By creating the illusion of danger and crime, the Southern Strategy effectively strikes fear into large portions of the white American population and convinces them that the candidate with the strongest law and order policies and harshest punishments against poor minorities represents the greatest opportunity for poor white Southerners to get back at the minorities and take away their higher social and economic standing. Trump- the epitome of the con man, businessman- read the American social market using an old racist Republican political tactic and nationalist rhetoric in order to give the appearance of a Unites States loving politician. By rebranding from an American con-man businessman, to an American con-man politician, Trump could attract poor white voters from across the country without providing any substantive policy other than those already established within the racist Southern Strategy and tough on crime tactics.

The greatest beneficiaries of tough on crime policies are the police and sheriffs departments, the court system, the private prison industry, and the corporations within the prison industrial complex that profits off of mass incarceration. For the private prison industry in particular, both CoreCivic and GEO Group donated $250,000 to the Trump inaugural committee after his election as president in 2017. The two largest private prisons, being publicly traded corporations, saw their shares increase by 100 percent after Trump’s election.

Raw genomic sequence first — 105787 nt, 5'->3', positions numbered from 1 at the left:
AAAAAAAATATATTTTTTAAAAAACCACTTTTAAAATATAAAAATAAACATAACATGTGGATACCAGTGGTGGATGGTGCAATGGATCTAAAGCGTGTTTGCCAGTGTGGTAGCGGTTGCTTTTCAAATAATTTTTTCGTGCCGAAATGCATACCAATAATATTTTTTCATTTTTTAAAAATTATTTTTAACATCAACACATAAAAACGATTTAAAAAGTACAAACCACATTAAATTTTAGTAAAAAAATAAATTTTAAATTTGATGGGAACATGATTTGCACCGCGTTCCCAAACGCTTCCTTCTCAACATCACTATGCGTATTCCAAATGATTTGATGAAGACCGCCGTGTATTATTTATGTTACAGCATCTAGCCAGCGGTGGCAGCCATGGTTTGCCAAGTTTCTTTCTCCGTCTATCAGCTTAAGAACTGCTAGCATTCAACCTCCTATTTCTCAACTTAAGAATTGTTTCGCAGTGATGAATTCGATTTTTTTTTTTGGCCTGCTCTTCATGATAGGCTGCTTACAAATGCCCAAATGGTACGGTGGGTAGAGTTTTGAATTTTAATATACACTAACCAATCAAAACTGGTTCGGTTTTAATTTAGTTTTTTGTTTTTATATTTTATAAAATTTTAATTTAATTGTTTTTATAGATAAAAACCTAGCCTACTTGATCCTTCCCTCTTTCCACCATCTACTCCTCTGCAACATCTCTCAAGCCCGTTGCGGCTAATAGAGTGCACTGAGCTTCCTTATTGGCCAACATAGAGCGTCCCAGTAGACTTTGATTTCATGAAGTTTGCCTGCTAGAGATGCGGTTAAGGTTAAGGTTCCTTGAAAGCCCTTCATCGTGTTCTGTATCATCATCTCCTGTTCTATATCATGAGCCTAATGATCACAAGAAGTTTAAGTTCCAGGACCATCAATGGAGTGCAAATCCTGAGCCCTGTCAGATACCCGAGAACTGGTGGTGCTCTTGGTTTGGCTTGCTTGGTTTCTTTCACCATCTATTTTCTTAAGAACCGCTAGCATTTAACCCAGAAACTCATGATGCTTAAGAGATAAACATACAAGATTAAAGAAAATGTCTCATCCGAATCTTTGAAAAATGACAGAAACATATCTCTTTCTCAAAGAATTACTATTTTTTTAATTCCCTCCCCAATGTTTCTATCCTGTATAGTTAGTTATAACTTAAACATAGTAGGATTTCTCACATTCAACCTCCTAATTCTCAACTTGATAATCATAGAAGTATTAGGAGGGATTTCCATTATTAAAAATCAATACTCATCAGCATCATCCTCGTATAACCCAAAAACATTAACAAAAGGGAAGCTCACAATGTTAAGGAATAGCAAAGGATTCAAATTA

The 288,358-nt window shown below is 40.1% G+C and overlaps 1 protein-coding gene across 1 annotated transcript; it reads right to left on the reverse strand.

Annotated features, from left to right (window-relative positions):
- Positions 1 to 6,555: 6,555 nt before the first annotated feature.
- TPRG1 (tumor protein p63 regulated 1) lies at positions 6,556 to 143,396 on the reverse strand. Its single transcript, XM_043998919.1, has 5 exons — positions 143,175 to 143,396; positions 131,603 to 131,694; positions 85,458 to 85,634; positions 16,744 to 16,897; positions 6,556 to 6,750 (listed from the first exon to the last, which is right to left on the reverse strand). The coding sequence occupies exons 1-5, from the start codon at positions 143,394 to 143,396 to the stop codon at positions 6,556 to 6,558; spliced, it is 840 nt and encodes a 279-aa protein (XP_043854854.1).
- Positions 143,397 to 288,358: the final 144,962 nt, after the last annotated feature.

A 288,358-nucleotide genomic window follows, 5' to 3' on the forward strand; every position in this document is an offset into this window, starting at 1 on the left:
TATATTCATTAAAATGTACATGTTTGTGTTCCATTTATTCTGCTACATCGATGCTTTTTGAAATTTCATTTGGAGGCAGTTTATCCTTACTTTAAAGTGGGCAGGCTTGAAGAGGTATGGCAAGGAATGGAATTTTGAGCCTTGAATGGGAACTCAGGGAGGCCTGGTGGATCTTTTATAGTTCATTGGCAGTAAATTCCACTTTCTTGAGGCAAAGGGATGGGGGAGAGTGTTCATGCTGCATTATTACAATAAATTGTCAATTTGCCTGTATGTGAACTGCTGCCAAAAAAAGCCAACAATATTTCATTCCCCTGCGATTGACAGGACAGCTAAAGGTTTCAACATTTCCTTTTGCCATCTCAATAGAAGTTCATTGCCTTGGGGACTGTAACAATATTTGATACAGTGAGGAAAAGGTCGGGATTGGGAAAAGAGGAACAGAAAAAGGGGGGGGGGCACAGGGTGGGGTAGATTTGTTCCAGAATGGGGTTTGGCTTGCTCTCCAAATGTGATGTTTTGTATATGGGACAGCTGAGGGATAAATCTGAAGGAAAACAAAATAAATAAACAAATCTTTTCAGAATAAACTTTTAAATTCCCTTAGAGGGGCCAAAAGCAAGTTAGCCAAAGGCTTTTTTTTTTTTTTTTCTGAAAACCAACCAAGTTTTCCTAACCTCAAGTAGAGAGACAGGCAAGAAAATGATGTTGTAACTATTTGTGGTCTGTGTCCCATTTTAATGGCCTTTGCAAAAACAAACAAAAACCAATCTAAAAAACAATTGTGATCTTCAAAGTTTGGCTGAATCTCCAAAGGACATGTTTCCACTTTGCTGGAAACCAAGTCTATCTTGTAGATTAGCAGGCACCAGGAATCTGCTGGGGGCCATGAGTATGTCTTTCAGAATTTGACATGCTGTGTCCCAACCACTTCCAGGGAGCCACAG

The return on investment for the private prison industry for their relatively small political bribes and lobbying efforts is vast. In April of 2017, two months after Trumps inauguration, GEO Group received a $110 million government contract to build an immigrant detention center in Texas (GEO received $774 million in government contracts in all of 2017).

Immigration Detention Centers

With the continued drop in crime over the past several decades, many that operate within the private prison industry and the larger prison industrial complex understand that the advancement of society, the improvement of education, and the decrease in the number of individuals in poverty are having significant effects on the crime rate, especially in poor and minority communities. As society progresses so, too, do its citizens, as they move away from violence, aggressive behavior and crime, and into a safer, more inclusive, connected, economically stable and a demographically diverse American culture that encourages individual self-expression and unique ideas. But the regressive actions and rhetoric of the current presidential administration, which encourages division as a means of stifling dissent, represents a blip in the ever-volatile American social experiment in our quest for unity, equality, and connection among ethnic diversity.